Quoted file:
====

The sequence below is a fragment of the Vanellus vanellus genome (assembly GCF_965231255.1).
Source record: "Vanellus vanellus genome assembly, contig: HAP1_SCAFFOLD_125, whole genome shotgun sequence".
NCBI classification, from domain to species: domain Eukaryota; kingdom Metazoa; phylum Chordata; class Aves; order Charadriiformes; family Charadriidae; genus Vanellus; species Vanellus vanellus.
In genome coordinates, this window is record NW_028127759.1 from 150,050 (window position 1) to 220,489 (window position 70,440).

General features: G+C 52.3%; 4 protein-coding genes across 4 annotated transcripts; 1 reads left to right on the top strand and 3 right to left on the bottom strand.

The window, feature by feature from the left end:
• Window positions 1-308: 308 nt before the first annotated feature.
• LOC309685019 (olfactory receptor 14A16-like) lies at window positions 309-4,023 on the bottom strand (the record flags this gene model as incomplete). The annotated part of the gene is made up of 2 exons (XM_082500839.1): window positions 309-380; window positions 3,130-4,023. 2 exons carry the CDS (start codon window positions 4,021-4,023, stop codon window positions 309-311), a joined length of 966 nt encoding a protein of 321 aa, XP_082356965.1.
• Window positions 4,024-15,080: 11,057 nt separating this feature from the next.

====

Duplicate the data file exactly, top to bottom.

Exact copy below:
The sequence below is a fragment of the Vanellus vanellus genome (assembly GCF_965231255.1).
Source record: "Vanellus vanellus genome assembly, contig: HAP1_SCAFFOLD_125, whole genome shotgun sequence".
NCBI classification, from domain to species: domain Eukaryota; kingdom Metazoa; phylum Chordata; class Aves; order Charadriiformes; family Charadriidae; genus Vanellus; species Vanellus vanellus.
In genome coordinates, this window is record NW_028127759.1 from 150,050 (window position 1) to 220,489 (window position 70,440).

General features: G+C 52.3%; 4 protein-coding genes across 4 annotated transcripts; 1 reads left to right on the top strand and 3 right to left on the bottom strand.

The window, feature by feature from the left end:
• Window positions 1-308: 308 nt before the first annotated feature.
• LOC309685019 (olfactory receptor 14A16-like) lies at window positions 309-4,023 on the bottom strand (the record flags this gene model as incomplete). The annotated part of the gene is made up of 2 exons (XM_082500839.1): window positions 309-380; window positions 3,130-4,023. 2 exons carry the CDS (start codon window positions 4,021-4,023, stop codon window positions 309-311), a joined length of 966 nt encoding a protein of 321 aa, XP_082356965.1.
• Window positions 4,024-15,080: 11,057 nt separating this feature from the next.